The 5 Best Backpacking Water Filters Reviewed

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Best Backpacking Water Filters

Waterborne pathogens are a big threat when backpacking, causing illness, and sometimes even death. In order to protect yourself, you need to choose a water filtration device if you plan on drinking any water you find in brooks, streams, and other bodies of water.

A backpacking water filtration system cleans pathogens from water using a filter and mechanical water pressure versus boiling water or using physical filtration, chemicals, or ultraviolet light.

There are many things to consider when deciding on the right filtration system, and we’ve broken them down into the five best backpacking water filters with reviews, which include the:

  • LifeStraw Mission Water Purifier
  • Katadyn Pocket Water Filter
  • Katadyn Hiker Microfilter
  • MSR MiniWors EX Microfilter
  • Chemical Treatments

LIFESTRAW MISSION HIGH VOLUME GRAVITY FED WATER PURIFIER.

Available in 5 and 12 liter sizes

Most Recognized
LifeStraw is widely recognized in the backpacking and camping community and is one of the top choices.
Easy To Use
All you have to do is fill the bag with water then attach the hollow membrane water filter. You get water without 99.9999% of protozoa, bacteria, and viruses.
Improved Technology
LifeStraw takes gravity and pressure filtering to a whole new level with improved technology.
Easy To Clean
Just clean out debris and particulates with the integrate backwash bulb, and you are ready to use it again.
Filters 5,000 Gallons Of Water
Most people never use the maximum amount of water that LifeStraw can filter.

KATADYN POCKET FILTER REVIEW

Rugged And Durable
This device stands the test of time, even with heavy use.
All Metal And Rugged Plastic
With this device there is no chance of it breaking
Replacement Parts
Bent arm pumps are the worst of anything going wrong, and a quick call to the company results in a replacement part.
Easy To Clean
The filter breaks down entirely and can be cleaned easily. The ceramic filter is easily cleaned with a steel pad.
Cons:
It’s not pocket size, by any means. It’s large and heavy. A replacement filter is $100

KATADYN HIKER FILTER

Reliable
Lasts A Long Time
Fragile
The filter is more fragile than filters in other devices because it is made of plastic.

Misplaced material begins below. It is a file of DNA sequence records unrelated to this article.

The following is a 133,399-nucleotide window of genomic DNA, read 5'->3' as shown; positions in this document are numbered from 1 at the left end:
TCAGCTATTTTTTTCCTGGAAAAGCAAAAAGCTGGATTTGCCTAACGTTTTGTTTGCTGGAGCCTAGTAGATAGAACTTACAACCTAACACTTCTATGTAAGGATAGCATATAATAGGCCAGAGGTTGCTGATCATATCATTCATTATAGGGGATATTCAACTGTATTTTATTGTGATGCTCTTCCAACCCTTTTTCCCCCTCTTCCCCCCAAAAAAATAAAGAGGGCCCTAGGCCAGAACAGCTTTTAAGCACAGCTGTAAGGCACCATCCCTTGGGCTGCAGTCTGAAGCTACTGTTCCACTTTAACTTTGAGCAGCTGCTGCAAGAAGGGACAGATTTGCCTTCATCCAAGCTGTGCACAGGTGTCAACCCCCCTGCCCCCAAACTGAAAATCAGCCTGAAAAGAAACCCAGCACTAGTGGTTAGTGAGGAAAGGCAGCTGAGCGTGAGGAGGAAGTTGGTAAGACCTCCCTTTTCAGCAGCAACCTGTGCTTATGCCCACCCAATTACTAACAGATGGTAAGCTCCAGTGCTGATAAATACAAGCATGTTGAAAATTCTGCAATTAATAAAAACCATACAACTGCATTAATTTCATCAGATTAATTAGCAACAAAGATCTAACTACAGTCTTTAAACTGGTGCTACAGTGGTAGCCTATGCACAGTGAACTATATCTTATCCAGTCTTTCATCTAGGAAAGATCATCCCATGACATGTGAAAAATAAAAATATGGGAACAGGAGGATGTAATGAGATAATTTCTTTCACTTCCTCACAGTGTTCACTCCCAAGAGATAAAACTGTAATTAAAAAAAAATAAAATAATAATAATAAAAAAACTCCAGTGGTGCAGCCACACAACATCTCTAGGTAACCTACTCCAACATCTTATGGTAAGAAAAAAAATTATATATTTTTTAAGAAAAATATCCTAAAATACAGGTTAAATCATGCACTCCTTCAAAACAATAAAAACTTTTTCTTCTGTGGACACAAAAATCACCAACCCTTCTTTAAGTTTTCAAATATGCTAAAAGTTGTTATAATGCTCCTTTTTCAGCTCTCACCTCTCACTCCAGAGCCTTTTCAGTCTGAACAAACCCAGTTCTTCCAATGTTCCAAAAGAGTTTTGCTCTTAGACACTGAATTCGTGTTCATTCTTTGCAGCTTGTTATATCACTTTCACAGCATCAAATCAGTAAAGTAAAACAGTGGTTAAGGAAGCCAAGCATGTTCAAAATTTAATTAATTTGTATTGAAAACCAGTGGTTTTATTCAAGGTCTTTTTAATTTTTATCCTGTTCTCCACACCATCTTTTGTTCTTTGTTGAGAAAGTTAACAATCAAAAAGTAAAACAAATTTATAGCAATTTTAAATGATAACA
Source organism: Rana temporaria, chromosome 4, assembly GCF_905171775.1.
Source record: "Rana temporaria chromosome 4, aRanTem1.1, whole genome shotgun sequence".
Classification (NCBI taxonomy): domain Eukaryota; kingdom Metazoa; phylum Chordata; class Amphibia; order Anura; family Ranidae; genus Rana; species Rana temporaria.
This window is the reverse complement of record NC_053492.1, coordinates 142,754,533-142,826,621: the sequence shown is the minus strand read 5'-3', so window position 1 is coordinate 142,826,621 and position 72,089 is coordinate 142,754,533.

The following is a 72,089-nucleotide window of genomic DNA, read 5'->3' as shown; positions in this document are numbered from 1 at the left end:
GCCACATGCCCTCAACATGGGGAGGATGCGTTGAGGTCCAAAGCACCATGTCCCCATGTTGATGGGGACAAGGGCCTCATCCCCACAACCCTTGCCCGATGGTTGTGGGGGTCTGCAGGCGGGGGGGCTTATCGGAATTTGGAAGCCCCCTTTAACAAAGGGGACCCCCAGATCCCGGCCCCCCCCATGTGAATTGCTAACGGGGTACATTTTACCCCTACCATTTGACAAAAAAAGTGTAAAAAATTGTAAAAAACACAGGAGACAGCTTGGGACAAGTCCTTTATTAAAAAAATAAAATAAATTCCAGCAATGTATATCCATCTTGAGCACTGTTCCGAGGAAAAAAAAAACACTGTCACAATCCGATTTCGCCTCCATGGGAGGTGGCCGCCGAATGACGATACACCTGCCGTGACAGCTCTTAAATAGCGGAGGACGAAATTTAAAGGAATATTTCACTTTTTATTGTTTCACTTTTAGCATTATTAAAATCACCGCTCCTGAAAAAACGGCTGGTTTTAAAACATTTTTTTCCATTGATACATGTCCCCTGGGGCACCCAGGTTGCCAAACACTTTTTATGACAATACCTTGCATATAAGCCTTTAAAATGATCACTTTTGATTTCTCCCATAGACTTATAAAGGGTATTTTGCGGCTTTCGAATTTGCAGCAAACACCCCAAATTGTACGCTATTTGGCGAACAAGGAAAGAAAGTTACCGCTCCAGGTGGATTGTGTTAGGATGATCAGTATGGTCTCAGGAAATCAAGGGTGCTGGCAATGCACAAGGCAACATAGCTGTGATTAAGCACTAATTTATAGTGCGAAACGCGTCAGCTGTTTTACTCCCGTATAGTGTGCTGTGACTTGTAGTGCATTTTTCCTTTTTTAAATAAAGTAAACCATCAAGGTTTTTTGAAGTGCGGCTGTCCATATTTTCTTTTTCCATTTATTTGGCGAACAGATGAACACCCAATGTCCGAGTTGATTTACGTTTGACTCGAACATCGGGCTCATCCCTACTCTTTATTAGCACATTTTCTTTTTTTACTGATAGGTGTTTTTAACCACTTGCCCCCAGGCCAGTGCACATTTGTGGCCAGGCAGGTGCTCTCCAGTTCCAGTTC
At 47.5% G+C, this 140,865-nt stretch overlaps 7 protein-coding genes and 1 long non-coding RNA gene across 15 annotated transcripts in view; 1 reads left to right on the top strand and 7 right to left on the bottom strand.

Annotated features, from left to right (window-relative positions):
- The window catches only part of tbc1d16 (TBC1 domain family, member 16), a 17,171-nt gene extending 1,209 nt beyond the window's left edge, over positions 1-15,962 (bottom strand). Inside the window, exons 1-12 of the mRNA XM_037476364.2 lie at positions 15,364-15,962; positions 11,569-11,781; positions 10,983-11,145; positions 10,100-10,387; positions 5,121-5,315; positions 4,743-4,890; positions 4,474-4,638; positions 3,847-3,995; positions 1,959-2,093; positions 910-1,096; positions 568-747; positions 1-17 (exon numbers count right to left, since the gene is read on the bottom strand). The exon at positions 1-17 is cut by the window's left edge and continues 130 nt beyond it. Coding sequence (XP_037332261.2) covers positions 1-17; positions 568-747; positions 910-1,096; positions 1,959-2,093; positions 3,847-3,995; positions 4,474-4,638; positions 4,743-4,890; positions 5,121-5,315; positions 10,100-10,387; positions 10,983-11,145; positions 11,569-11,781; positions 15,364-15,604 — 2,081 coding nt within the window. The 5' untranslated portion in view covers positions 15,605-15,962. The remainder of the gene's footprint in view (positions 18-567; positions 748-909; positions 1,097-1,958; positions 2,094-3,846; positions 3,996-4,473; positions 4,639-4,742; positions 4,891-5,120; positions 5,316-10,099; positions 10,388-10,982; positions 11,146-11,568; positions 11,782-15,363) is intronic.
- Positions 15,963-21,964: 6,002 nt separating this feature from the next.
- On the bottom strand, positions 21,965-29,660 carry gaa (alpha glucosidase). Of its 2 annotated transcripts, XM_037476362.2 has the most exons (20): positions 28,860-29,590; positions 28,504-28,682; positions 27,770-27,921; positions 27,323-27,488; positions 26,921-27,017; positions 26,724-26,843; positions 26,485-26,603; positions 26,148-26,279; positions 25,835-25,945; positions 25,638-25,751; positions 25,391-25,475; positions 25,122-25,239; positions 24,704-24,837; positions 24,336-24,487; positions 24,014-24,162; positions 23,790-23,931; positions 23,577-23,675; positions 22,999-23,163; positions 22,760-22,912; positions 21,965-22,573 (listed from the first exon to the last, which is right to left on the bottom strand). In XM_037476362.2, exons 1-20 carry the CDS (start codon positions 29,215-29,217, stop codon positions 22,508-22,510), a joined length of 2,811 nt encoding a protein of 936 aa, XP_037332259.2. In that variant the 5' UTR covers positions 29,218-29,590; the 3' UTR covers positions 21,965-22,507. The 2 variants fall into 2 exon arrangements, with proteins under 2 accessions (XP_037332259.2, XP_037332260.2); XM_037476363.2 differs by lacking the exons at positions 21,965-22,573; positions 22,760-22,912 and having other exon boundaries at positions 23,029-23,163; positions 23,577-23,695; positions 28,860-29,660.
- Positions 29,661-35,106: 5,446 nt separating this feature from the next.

Low Cost
This device costs less to buy and to replace filters
Doesn’t Clog Easily
The device works well and hardly ever clog
Easy To Clean
You just remove the filter by unscrewing it, rinsing it, leaving it out to dry, and putting it back in. Clean the pump arm by disassembling, cleaning, and lubing, before replacing.

MSR MINIWORKS EX MICROFILTER

Ceramic Filter
Clogs easily, try to use on water with less sediment, if you can.
Lever Arm
This devices uses a lever arm versus a direct pump handle.
Fits On Water Bottle
You can screw the filter onto a Dromedar water bag or your Nalgene wide mouth bottle.
Easy To Clean
The device is easily disassembled and cleaned, but make sure you scrub the ceramic filter with a steel pad.

CHEMICAL TREATMENTS
Chemical treatments are another option that we want to briefly discuss.

Types:

AquaMira, Iodine, and Bleach

  • These chemicals do not remove sediment, but they do kill pathogens.
  • Less expensive than water filtration devices
  • Safe

CHOOSING THE BEST WAY TO FILTER YOUR WATER

Size And Weight
When you are backpacking you want something light and small. In this case, chemicals and UV Pens beat out water filters.

Replacement Parts

  • Water filtration devices have elements that wear out and need to be replaced. Some units need to be thrown out and completely replaced.
  • When using ultraviolet light devices, batteries wear out and need replacing.
  • Chemicals also run out and need replacing.

Filter Pore Size
The smaller the pore size in a filter, the fewer pathogens can get through. These pores are measured in microns. You can compare these pore sizes to the pathogens that you are wishing to remove. Some are bigger, some are smaller.

Water Considerations
If the water has heavy sediment, or is dirty or stagnant, water filters can become clogged with dirt, debris, and sediment. Sometimes you will have to clean the filter after each liter of filtered water, which can be a pain. Using a pre-filtering cloth before putting the water through the device can help with preventing clogging.

Chemicals work best with this type of water.

Conclusion:
Water filtration is important to anyone who plans to be out in the woods or wilderness. With many choices, such as chemicals, filters, ultraviolet light, and boiling, you are sure to find one that suits your needs. The type you choose should match the type of water you will be filtering. Consider risk, ease of use, convenience, and budget when choosing your filter, but remember that pathogens can make you very ill and you want something that is highly effective in filtering out these bugs.

As always, have fun and protect yourself!

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